12 Common Myths About HIV and Facts Behind Them

Overcome the myths about HIV by identifying and defeating them with accurate information. At Rapid STD Testing, our doctors, nurses, and support staff love to educate patients about commonly held misconceptions regarding HIV, some of which have survived since the initial outbreak decades ago.

Because doctors and scientists knew so little about the novel human immunodeficiency virus (HIV) when it first emerged, people created many myths about the infection. As we learned more about the disease, many of the most popular HIV myths faded away. Find out why we must correct falsehoods about HIV when we encounter them.

Why We Need to Correct Misconceptions About HIV

Many people prefer to do nothing when they hear a myth about HIV. Creating an entire discussion around disease and updated scientific information may not seem fun. However, at Rapid STD Testing, we correct HIV misconceptions whenever we hear them because the truth influences attitudes and behavior.

Information About HIV Influences Attitudes

Allowing myths about HIV to go unchecked permits misinformed individuals to spread falsehoods about the disease. Depending on the nature of the disinformation, it could alter the listeners’ attitudes regarding HIV, HIV patients, and the relative seriousness of the virus.

HIV myths can mislead a person by persuading them to forego a rapid STD test. Scary myths about HIV may cause an at-risk individual to feel too afraid to get tested. Myths that undermine the gravity of HIV may influence an HIV-positive person to avoid testing, which may boost the spread of the disease.

Information About HIV Influences Sexual Behavior

People who fail to correct HIV misconceptions may not realize how the truth about the disease can save lives. Some individuals do not appreciate the life-altering ramifications of an HIV infection. As a result, they may indulge in risky sexual behavior that causes them to contract the disease.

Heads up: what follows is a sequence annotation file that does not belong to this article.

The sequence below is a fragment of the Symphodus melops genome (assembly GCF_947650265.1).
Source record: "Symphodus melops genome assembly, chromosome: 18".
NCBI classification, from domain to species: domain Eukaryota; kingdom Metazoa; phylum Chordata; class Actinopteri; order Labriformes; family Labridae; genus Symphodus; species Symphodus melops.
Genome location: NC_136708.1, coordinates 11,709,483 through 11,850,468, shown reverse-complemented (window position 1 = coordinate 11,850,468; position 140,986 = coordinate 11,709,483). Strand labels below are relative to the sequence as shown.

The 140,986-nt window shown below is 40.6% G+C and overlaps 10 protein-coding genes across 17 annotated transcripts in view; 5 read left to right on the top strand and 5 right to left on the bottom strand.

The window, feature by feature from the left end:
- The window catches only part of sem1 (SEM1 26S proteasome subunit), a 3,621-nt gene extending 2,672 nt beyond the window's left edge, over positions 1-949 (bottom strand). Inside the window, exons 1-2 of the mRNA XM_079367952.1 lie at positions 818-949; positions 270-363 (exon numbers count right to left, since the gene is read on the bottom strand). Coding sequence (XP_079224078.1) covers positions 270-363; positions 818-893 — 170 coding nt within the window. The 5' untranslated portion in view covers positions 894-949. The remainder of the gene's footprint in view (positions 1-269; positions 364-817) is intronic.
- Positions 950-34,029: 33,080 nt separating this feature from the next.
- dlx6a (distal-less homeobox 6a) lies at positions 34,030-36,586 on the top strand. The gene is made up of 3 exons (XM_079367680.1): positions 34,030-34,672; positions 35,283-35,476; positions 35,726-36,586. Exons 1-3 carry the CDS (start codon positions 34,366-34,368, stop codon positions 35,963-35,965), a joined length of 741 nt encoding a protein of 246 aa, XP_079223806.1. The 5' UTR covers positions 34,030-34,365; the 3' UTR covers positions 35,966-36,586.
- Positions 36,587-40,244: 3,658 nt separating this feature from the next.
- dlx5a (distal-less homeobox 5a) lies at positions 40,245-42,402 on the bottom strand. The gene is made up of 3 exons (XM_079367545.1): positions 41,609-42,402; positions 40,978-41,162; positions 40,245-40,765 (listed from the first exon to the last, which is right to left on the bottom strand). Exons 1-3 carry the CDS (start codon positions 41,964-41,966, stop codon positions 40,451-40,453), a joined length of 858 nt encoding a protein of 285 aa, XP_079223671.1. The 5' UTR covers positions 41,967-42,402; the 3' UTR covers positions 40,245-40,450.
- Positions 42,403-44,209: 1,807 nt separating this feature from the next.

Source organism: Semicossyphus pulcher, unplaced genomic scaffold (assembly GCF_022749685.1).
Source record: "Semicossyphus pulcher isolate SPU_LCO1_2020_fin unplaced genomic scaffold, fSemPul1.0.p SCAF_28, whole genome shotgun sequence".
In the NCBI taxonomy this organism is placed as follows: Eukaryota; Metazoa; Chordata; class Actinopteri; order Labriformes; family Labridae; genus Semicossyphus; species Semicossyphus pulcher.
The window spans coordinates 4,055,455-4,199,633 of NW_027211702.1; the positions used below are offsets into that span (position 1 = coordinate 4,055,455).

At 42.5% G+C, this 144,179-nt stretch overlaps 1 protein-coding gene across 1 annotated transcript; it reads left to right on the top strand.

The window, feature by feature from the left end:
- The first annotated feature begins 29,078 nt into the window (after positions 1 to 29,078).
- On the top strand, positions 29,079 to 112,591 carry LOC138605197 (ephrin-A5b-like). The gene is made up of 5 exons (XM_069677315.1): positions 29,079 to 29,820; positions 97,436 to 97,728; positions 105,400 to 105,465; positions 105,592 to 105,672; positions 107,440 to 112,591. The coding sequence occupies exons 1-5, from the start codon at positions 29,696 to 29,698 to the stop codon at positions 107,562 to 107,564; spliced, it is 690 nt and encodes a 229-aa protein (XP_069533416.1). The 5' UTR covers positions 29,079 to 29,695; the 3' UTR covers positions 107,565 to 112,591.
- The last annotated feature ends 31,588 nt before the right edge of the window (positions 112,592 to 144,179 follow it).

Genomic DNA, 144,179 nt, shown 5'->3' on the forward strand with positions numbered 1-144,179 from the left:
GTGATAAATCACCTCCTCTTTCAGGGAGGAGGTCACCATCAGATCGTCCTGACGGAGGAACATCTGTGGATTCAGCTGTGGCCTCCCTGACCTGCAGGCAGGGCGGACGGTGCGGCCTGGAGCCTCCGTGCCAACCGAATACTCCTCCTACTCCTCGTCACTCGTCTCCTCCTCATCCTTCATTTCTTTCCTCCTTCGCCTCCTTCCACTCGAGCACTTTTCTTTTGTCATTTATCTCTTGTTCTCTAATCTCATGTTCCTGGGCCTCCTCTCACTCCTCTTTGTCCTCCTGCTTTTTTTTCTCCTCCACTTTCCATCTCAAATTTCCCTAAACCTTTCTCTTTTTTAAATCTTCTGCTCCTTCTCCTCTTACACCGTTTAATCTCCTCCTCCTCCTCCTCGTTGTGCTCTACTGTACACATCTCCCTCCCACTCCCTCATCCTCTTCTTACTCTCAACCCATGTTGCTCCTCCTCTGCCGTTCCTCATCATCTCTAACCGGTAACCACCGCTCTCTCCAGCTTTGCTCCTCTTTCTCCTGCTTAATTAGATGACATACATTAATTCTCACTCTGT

HIV misconceptions may involve false information regarding who can get the disease, which contraceptives prevent it, and how it spreads. This type of misleading information regarding HIV may account for thousands of new infections every year. To combat HIV misbeliefs, review the most common myths below and the truth regarding each of them.

Myths and Misconceptions About HIV Transmission

Students, teachers, doctors, and nurses often encounter myths about the human immunodeficiency virus. The clinical and educational settings serve as open forums for the discussion of HIV, so the expression of HIV fallacies occurs more often. People often have a diverse array of questions, such as “Can you get HIV in 20 seconds” and “Can you get HIV from a mosquito?”

Below, we discuss some of the most common myths about HIV and set the record straight.

You Can Get HIV From Kissing

Can you get HIV from Kissing? Many young students believe that you can. In some cases, well-meaning parents may share this falsehood with their children in a misguided attempt to protect them. However, doctors have not recorded a single case of HIV transmission via kissing. If you have an HIV-positive friend or relative, you can kiss them without worry.

Straight People Will Not Get HIV

During the early days of the AIDS pandemic, people thought only gay people could contract HIV. However, scientists soon demonstrated that sexual preference has no bearing on a person’s susceptibility to HIV. Like anyone else, straight people can contract HIV through unsafe sex practices or other risky behaviors, like intravenous drug use.

Birth Control Pills Protect Against HIV

Most contraceptive methods do not protect against the transmission of HIV. As of now, no pill can prevent a person from contracting HIV via intercourse with an infected sexual partner. Because HIV spreads through the exchange of bodily fluids during sexual intercourse, only those contraceptive methods which put a physical barrier between two people, such as condoms or dental dams, can prevent the spread of HIV.

Unprotected Sex Is Okay If Both Partners Tested Negative for HIV

It can take several months before a test can detect HIV. So, even though someone tests negative for HIV, that person may still carry the disease.

In addition, if a person maintains sexual relationships with multiple partners, they may not always practice safe sex, putting themselves and others at risk for HIV infection. It remains imperative that people practice safe sex, even if both parties recently tested negative for HIV.

There Is No Need to Use a Condom If Both Partners Are HIV-positive

Of all the myths about HIV, this one might seem to make sense at first blush. Yet it serves as one more piece of misinformation about HIV/AIDS. Scientists have identified at least two types of HIV, so the possibility exists that partners might carry different types.